An internationally known scholar of Islamic studies whose expertise is in the Quran and relations between Islam and Christianity was selected as the eighth president of Bryn Mawr College yesterday. The appointment of Jane Dammen McAuliffe was announced to the college community by pealing bells from Taylor Hall. McAuliffe, dean of the college of arts and sciences at Georgetown University, said she planned to emphasize the natural sciences and multiculturalism when she takes over from Nancy J. Vickers on July 1. She wants to beef up science offerings and actively recruit international students to the 123-year-old liberal-arts campus.
NEWS
January 16, 2008 | By Kathy Boccella INQUIRER STAFF WRITER
After losing out on a $1.5 million chair in Islamic studies last month, Temple University announced it has received a new gift from a local energy executive and former Catholic seminarian to fund a chair in interfaith dialogue. Harry Halloran, 68, who took just one religion course at Temple 30 years ago, offered $1.5 million to finance the Leonard and Arlene Swidler Chair of Interreligous Dialogue. Swidler has been a professor at Temple University since 1966 and is an authority on ecumenism.
NEWS
January 5, 2008 | By Kathy Boccella, Inquirer Staff Writer
Last spring, an Islamic group came to Temple University with an extremely generous offer: $1.5 million for an endowed chair in Islamic studies to honor religion professor Mahmoud Ayoub. But after months of talks, the deal fell apart when trustees and others raised concerns about the donor, the International Institute of Islamic Thought (IIIT), a nonprofit research organization that was included in a government probe into funding of suspected terrorists. "They did not want a chair of Islamic studies funded by a Muslim organization," said Ayoub, a blind, 69-year-old Islamic and interreligious scholar who was to be the first occupant of the chair.
NEWS
August 6, 2003 | By Keith Herbert and Oliver Prichard INQUIRER STAFF WRITERS
As she sat in police headquarters in St. Paul, Minn., Mine An Ener described her life as a tenured professor at Villanova University. Ener, 38, is a recognized expert on poverty in the modern Islamic world and director of the university's Center for Arab and Islamic Studies. She had published one book, and had another due out soon. She often traveled to the Middle East. "After what I just did, I don't think that I will do much traveling," Ener (pronounced EE-ner) told police.
NEWS
May 9, 2002 | By Catherine Quillman INQUIRER SUBURBAN STAFF
Exton Community Baptist Church, 114 E. Swedesford Rd., Exton, will hold a special presentation titled "Islam: Principles and Practices" at 7 p.m. Tuesday. The guest speaker is Mustafa A. Ahmed, director of the Foundation for Islamic Education in Villanova. He will speak about events since Sept. 11 and our response to them. Ahmed has been a professor of Islamic studies at the American Open University and has been president of the Islamic Academy for Scientific Research. He earned a master's degree in Islamic studies with honors from Ohio State University.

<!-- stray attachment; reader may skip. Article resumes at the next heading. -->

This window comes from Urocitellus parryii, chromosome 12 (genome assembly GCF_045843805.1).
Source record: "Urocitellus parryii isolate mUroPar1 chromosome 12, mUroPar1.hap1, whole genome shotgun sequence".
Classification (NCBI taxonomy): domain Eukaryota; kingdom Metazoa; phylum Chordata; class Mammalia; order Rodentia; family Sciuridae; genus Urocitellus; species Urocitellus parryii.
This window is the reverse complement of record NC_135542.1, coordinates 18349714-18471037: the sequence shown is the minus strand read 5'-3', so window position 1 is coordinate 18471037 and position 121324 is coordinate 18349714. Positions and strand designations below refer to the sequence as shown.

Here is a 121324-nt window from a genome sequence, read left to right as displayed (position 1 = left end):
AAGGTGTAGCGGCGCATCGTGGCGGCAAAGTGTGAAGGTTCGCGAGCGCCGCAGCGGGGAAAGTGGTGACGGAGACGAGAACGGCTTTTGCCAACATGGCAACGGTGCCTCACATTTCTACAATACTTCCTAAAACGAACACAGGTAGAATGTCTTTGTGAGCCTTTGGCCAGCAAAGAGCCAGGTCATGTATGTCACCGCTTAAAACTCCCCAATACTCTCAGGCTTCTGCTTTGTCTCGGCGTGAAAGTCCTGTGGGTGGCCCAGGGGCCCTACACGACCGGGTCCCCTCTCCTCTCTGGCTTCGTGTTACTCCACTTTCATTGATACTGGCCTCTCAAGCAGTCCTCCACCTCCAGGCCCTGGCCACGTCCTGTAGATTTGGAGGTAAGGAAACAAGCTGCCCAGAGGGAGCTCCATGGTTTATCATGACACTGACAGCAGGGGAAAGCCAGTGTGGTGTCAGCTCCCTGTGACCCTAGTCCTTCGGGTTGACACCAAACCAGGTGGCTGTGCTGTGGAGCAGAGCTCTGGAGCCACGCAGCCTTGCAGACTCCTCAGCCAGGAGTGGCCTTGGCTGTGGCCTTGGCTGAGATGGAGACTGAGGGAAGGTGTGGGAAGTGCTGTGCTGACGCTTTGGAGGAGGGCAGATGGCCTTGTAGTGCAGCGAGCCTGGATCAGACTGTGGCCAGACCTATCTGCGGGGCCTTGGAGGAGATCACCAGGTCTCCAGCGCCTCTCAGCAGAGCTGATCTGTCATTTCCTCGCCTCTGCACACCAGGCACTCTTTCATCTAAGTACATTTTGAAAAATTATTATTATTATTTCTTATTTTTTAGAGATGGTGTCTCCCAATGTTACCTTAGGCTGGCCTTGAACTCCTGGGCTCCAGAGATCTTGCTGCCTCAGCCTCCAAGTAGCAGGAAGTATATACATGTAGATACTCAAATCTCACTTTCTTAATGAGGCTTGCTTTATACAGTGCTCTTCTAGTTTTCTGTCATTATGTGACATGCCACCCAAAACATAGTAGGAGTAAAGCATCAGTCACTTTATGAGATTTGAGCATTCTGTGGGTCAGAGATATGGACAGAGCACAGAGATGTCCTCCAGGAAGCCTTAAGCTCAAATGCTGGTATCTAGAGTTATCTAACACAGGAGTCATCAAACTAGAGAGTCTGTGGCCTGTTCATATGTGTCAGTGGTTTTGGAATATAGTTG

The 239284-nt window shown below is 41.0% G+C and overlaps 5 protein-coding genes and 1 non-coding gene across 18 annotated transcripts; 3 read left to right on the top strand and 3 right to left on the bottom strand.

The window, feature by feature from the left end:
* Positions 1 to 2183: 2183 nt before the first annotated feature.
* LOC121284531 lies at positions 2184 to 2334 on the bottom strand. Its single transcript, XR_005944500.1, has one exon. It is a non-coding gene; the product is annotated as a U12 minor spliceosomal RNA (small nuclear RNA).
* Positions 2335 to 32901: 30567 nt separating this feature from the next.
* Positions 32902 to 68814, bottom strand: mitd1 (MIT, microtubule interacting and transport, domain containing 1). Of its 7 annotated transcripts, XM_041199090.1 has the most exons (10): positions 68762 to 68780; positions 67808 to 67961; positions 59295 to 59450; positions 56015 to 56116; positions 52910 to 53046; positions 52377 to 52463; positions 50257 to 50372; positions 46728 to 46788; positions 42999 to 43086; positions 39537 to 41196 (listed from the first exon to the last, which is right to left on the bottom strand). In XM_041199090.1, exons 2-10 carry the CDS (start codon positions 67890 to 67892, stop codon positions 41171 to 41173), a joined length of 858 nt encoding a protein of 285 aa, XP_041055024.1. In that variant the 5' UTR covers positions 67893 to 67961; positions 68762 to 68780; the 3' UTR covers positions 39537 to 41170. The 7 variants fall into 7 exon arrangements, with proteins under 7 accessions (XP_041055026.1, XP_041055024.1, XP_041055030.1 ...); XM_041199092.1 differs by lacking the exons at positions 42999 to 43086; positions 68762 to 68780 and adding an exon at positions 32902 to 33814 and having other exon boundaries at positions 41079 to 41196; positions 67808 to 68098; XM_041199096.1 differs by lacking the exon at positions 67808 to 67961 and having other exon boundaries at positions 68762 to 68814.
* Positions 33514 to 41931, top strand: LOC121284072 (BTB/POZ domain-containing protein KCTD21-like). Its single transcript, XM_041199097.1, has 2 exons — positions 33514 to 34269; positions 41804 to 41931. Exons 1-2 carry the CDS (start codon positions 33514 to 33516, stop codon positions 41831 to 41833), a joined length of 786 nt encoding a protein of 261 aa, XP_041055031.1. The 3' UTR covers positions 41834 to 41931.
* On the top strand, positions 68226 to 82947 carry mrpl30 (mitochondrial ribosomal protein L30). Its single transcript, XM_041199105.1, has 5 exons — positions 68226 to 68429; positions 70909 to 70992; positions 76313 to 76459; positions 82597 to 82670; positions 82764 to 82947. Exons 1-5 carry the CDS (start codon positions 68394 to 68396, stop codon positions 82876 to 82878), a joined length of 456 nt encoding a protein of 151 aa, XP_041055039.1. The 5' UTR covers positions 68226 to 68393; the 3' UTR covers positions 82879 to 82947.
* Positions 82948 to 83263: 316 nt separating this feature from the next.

LIVING
April 13, 1994 | By Alan Sipress, INQUIRER STAFF WRITER
Though Ameni Mohammed had earned a college degree in biochemistry, she still believed that she didn't fully understand the logic of life. She returned to Al Azhar University - for a thousand years the world's leading Islamic educational institution - to study sharia, or Islamic law. But having already broken into a scientific field considered to be a man's domain, why would she enter another discipline so often thought to be stacked against women?...
NEWS
July 29, 1990 | By S.E. Siebert, Special to The Inquirer
Joseph L. Young has appealed his death sentence for the 1986 slayings of two internationally known Islamic scholars at their Cheltenham home. The appeal, filed by Young's court-appointed attorney, Stephen Heckman, comes less than two weeks after a Montgomery County jury condemned him to death for the fatal stabbings of Isma'il and Lois Faruqi. Young, 44, known as Yusuf Ali, was arrested in 1987 for the May 1986 slaying. The couple died of multiple stab wounds in the early-morning attack.
NEWS
July 14, 1990 | By Denise-Marie Santiago, Inquirer Staff Writer
Joseph L. Young of North Philadelphia yesterday was condemned to death for the 1986 slayings of two internationally recognized Islamic scholars at their Cheltenham home. It was the second time a Montgomery County jury pronounced a death sentence on Young, who was convicted in 1987 of fatally stabbing Isma'il and Lois al- Faruqi. The 12-member jury, asked only to decide Young's sentence, deliberated for almost five hours before announcing its decision. "There were a lot of technical questions and a lot of confusing and conflicting testimony" from mental-health experts that had to be sorted out, said jury foreman A. Bruce Jarvis of Abington.
NEWS
July 3, 1990 | By Denise-Marie Santiago, Inquirer Staff Writer
Jury selection began yesterday in the resentencing of Joseph L. Young, who was convicted in 1987 of stabbing to death two internationally known Islamic scholars in their Cheltenham home. When convened, this panel will be the second to decide whether Young, also known as Yusuf Ali, should live the rest of his life in prison or die in the electric chair for the slayings of Isma'il and Lois al-Faruqi four years ago. The 1987 jury that convicted Young on two counts of first-degree murder also condemned him to death.
NEWS
July 1, 1990 | By Denise-Marie Santiago, Inquirer Staff Writer
Jury selection is scheduled to begin tomorrow in the resentencing of a North Philadelphia man convicted in 1987 of slaying two internationally known Islamic scholars who lived in Cheltenham Township. Joseph L. Young was sentenced to die in the electric chair for the killings of Isma'il and Lois al-Faruqi four years ago. But the state Supreme Court set aside the sentence in March, saying the trial judge had improperly instructed the jury on how to impose the death sentence. Picking a jury to decide whether Young should die or live in prison for the rest of his life is expected to take a week, according to Montgomery County District Attorney Michael D. Marino, who will argue the case.